Cerebral Palsy - Treatment Overview
Behavioral therapy, in which a counselor helps a child
learn better ways to communicate, may be a part of ongoing treatment. It is
most often used to help school-age children with CP learn better ways to
interact with others, especially their peers.
Working with others
involved with your child's care, understanding your child's needs and rights,
and taking care of yourself and other family members are all important parts of
ongoing treatment for people with cerebral palsy. These strategies
- Researching and understanding your child's
educational rights. In the United States, children with special needs can get free public school services and some free treatments. You have the right to be fully informed about
educational decisions concerning your child. Contact your state and local
education departments for detailed information about these accommodations. Also,
vocational training can help some teens and young
- Working with your child's teachers, school administrators,
special learning consultants, and school boards to develop the best educational
plan for your child. A cooperative team approach helps your child realize his
or her potential.
- Supporting your child emotionally. Your child's
needs will change over time. As children grow and become more aware of their
physical limitations, they need to be able to talk about their feelings and how
they are treated. It is sometimes easier for them to talk with someone who is
not a family member. Ask your doctor about whether emotional
counseling might benefit your child. Also, involve
your child as much as possible when making decisions about his or her health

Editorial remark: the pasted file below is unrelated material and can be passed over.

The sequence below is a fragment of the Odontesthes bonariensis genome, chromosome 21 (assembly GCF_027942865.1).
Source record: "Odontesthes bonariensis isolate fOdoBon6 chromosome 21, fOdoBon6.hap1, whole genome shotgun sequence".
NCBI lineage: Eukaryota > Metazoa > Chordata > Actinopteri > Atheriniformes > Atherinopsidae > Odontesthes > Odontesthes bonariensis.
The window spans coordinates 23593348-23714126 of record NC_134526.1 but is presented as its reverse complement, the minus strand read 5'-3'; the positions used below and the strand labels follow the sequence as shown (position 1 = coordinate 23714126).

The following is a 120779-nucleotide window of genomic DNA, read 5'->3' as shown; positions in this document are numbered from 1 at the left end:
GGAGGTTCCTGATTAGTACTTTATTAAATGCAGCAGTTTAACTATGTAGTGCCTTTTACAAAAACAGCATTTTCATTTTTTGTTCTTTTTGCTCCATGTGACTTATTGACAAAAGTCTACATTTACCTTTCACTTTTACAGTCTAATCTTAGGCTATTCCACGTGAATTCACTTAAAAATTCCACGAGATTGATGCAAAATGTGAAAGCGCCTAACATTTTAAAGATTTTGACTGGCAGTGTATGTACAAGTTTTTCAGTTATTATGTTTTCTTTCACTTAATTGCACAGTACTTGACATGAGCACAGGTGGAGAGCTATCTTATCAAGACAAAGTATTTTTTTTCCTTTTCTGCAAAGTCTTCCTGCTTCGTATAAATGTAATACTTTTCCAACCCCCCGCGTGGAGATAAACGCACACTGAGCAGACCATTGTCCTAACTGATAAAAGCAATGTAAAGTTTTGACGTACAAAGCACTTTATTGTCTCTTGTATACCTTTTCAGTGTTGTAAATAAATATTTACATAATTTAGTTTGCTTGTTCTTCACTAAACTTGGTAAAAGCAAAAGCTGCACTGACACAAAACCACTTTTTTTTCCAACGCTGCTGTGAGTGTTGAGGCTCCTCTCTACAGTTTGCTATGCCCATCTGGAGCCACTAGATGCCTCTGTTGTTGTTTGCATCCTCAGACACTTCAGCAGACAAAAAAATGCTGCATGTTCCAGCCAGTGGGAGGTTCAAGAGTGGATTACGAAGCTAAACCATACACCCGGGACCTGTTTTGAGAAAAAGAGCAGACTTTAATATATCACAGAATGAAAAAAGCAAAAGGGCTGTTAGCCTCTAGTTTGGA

- Getting proper rest, eating well, exercising, and learning
ways to cope with the challenges of raising a child with CP. You will be
better equipped to help your child when you have physical energy and emotional
- Working together as a family. The entire family is
affected when one member has CP.
Helping family members cope with this situation is
important, especially for siblings. You can help prevent other children from
having unrealistic fears and concerns, feeling left out, or becoming
Most children with cerebral palsy live to adulthood and
have a somewhat shorter than normal life span. But a lot depends on the type of
CP and how it affects your child's health.
Many adults get jobs if
they have good support from their family and community. You can enroll your
occupational therapy as part of a gradual preparation
for independent living. Helping your child be independent
requires patience and resourcefulness on your part. Expect some frustrating
setbacks or obstacles. Your child may need extra help and encouragement to
prepare for added expectations and responsibilities.
Treatment if the condition gets worse
brain injury that causes cerebral palsy (CP) does not get worse over time, some
of its effects can appear for the first time, change, or become more severe as
a child's nervous system grows and develops.